Question: Can NASA VIIRS data used for disaster maps?

marlokeno is asking a question about general
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by marlokeno | September 20, 2017 19:28 | #14923

Looking at maps from the Suomi satellite of fires in the Western US, destruction of Rohingya villages- I wondered, how can this data be used after disasters like Harvey, Irma, Maria, Mexican earthquakes to help document damage and help communities recover?

For example, the burning organic peroxides of Arkema should show up well, and help the neighborhood document what really happened. A chronology showing how & where temperatures changed could be helpful. Fire temperatures may help narrow down which toxins were released.

Also, IR data can map damage to plants from flooding, wind, or pollution, and help track recovery progress-or lack.

Suomi data: link text

Also, NOAA uses the SMAP (soil moisture) satellite to map flooding, which may be useful. For example, there's a comparison of flooding, using SMAP, from Aug. 27 and Aug. 31 by Harvey link text

How do you look for oil sheen if the water's already receded?


Wow, this sounds promising. Can you upload a screenshot of what that kind of map data looks like?

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The following articles may be useful in deploying VIIRS data for disaster damage impact: Chris Justice (NASA Goddard) et al. link to the full article which appeared in the Journal of Atmospheric Research. Purdue's MultiSpec freeware could potentially be utilized to analyze the data. Contact Larry Biehl . Visible Infrared Imaging Radiometer Suite is accessible through .

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NASA's disasters program has conveyed to the Federal Emergency Management Agency (FEMA) a guide of areas in eastern Puerto Rico that Do my Assignment have likely been harmed as the result of the landfall of Hurricane Maria on Sept. 20.

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OK, I found some promising links- This link includes an example inset of part of San Juan. Not as granular as the NOAA photographs, still, looks helpful. Screenshot: Maria-damage-SJ.png

Much more detailed files available for download. I hope they've gotten to the western half of the island by now. "Files: These satellite images have likely damaged areas marked. The files can be download as png (not too helpful, file < MB) , a 21.7 MB HE5 file, or multiple geotiff files, which have, by far, the most data. Text that accompanies geotiff files: "ARIA Damage Proxy Map v0.4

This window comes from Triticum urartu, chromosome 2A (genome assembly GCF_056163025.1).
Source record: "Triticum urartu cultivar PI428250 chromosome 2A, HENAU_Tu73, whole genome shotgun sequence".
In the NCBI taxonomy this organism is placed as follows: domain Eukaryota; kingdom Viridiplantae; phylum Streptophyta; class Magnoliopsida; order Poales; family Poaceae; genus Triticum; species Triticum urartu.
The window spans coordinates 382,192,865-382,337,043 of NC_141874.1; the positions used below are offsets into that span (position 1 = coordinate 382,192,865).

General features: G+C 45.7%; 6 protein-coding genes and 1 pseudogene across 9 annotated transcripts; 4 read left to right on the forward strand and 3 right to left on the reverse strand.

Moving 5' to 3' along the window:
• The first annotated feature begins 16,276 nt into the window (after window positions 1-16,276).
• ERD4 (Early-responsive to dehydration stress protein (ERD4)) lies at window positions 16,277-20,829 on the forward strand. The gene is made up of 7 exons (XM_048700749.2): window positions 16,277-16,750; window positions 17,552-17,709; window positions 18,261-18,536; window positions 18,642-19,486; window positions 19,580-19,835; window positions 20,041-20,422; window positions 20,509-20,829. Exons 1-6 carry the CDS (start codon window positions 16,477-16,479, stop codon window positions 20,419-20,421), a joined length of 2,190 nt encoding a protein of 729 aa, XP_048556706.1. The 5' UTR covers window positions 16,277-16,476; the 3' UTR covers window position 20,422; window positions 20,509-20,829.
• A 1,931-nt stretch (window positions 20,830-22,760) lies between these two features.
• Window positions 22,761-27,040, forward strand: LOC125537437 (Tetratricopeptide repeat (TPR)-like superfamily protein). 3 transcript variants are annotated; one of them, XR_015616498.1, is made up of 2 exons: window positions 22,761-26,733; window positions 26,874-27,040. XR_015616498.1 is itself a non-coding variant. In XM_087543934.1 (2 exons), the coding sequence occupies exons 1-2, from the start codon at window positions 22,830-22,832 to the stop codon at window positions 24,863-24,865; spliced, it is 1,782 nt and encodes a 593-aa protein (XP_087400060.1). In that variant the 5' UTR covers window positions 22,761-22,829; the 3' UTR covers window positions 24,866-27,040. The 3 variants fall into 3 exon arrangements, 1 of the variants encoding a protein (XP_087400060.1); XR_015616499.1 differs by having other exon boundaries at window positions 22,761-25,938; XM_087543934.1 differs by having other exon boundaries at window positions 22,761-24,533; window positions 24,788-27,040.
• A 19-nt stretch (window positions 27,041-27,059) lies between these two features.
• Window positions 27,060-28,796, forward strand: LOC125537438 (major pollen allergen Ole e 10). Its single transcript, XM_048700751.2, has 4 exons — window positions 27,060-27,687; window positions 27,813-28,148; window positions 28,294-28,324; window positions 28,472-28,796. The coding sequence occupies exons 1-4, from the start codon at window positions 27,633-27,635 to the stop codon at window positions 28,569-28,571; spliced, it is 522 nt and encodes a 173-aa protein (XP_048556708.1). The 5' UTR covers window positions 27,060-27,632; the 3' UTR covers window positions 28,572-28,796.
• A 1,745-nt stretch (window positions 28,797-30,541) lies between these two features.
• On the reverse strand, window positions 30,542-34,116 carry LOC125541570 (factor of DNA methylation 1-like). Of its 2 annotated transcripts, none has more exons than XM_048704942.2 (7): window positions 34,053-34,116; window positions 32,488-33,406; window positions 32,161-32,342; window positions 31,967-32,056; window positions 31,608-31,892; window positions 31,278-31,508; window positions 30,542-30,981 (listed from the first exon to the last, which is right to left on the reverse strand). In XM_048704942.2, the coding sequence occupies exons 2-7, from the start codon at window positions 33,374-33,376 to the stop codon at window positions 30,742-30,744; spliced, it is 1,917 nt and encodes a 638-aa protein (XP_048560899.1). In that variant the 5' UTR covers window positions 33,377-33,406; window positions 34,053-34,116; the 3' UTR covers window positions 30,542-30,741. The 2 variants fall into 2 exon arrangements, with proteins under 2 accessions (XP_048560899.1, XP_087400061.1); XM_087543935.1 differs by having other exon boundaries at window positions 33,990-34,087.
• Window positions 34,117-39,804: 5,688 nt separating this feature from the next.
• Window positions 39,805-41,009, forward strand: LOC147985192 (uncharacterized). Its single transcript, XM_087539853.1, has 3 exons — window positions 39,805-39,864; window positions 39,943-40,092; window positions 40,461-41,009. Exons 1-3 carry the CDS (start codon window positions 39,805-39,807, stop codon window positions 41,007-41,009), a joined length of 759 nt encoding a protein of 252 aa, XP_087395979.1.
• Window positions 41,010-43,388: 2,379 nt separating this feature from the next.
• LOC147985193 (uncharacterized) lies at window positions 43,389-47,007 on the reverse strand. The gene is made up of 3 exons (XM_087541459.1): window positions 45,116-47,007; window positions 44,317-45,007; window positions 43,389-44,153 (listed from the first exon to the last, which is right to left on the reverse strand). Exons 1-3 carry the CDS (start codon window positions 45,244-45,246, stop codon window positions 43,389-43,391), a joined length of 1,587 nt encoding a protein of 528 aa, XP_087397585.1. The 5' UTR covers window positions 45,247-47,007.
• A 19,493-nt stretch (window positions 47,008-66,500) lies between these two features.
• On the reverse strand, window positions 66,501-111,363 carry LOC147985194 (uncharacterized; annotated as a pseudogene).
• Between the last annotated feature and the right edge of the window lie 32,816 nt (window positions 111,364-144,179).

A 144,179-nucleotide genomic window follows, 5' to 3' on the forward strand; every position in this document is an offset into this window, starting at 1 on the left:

The Advanced Rapid Imaging and Analysis (ARIA) team at NASA's Jet Propulsion Laboratory in Pasadena, California, and Caltech, also in Pasadena, created this Damage Proxy Map (DPM) depicting areas of Eastern Puerto Rico that are likely damaged (shown by red and yellow pixels) as a result of Hurricane Maria (Category 4 at landfall in Puerto Rico on Sept. 20, 2017). The map is derived from synthetic aperture radar (SAR) images from the Copernicus Sentinel-1A and Sentinel-1B satellites, operated by the European Space Agency (ESA). The images were taken before (Mar. 25, 2017) and after (Sept. 21, 2017) the landfall of the storm.

The map covers an area of 169 by 96 kilometers. Each pixel measures about 30 meters across. The color variation from yellow to red indicates increasingly more significant ground surface change. Preliminary validation was done by comparing the anecdotal reports of damage. This damage proxy map should be used as guidance to identify damaged areas, and may be less reliable over vegetated areas and flooded areas. Sentinel-1 data were accessed through the Copernicus Open Access Hub. The image contains modified Copernicus Sentinel data (2017), processed by ESA and analyzed by the NASA-JPL/Caltech ARIA team. This research was carried out at JPL under a contract with NASA.

Copyright contains modified Copernicus Sentinel data (2017), processed by ESA and analyzed by NASA-JPL/S.Yun (Project PI under NASA Disasters Program). InSAR data processing: NASA-JPL/Caltech ARIA team.

For more information about ARIA, visit: "

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